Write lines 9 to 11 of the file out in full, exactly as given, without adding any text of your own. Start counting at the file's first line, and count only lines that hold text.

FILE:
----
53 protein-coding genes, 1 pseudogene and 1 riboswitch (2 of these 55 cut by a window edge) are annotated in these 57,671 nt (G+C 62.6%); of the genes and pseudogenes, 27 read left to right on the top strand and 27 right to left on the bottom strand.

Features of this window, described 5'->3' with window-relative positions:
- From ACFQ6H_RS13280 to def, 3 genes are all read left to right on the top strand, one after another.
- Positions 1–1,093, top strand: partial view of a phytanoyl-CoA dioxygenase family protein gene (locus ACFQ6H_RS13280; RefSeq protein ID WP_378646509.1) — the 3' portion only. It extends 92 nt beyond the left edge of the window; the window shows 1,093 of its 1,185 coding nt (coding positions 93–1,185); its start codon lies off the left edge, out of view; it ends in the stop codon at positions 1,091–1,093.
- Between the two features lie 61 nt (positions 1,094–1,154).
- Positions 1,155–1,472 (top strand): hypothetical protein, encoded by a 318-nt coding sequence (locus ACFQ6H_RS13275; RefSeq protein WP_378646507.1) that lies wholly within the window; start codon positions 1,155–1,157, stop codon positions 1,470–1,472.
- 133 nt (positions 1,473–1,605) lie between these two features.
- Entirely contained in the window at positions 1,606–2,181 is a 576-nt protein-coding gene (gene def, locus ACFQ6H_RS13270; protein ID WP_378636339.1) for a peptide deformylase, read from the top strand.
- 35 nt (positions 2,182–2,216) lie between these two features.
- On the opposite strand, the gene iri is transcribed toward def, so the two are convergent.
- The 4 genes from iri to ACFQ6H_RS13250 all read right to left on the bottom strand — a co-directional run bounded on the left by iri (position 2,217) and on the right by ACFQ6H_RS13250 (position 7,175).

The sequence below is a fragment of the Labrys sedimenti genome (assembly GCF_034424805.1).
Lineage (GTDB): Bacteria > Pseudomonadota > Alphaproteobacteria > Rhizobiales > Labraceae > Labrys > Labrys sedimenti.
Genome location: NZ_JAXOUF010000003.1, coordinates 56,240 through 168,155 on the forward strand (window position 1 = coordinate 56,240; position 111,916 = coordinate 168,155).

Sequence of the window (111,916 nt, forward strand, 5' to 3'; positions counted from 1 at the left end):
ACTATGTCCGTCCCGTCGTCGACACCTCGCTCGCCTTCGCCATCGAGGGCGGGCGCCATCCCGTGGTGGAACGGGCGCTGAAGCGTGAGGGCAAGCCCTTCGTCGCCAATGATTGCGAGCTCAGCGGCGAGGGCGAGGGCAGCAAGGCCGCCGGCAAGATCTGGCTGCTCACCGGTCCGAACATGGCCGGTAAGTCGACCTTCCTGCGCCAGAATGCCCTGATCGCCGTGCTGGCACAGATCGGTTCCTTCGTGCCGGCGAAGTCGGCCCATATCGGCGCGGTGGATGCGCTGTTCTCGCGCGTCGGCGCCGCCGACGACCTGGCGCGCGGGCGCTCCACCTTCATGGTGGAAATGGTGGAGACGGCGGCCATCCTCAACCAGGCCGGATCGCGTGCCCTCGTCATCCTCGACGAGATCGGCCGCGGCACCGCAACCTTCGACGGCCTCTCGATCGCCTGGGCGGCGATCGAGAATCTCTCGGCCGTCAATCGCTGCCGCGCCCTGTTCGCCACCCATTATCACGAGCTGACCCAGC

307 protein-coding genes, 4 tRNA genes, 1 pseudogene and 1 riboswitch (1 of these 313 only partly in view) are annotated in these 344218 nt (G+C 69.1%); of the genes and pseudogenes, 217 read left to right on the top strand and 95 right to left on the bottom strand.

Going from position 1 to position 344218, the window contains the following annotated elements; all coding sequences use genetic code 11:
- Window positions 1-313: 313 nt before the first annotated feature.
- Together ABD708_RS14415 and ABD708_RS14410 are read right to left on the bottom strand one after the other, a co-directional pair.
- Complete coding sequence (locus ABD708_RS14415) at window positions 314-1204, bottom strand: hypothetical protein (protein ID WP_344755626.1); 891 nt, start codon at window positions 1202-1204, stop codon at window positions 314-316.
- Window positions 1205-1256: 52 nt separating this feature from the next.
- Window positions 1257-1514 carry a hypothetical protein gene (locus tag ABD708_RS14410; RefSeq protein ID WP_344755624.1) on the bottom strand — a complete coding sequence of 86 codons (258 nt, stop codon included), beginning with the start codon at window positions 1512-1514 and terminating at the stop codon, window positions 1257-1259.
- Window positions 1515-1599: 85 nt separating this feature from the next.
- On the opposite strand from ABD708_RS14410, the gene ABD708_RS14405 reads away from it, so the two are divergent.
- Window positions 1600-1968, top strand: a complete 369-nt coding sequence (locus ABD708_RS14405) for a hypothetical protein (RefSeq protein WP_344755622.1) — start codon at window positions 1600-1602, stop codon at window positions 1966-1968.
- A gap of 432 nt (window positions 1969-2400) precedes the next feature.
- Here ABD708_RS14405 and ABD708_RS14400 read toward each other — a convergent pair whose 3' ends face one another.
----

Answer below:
- 35 nt (positions 2,182–2,216) lie between these two features.
- On the opposite strand, the gene iri is transcribed toward def, so the two are convergent.
- The 4 genes from iri to ACFQ6H_RS13250 all read right to left on the bottom strand — a co-directional run bounded on the left by iri (position 2,217) and on the right by ACFQ6H_RS13250 (position 7,175).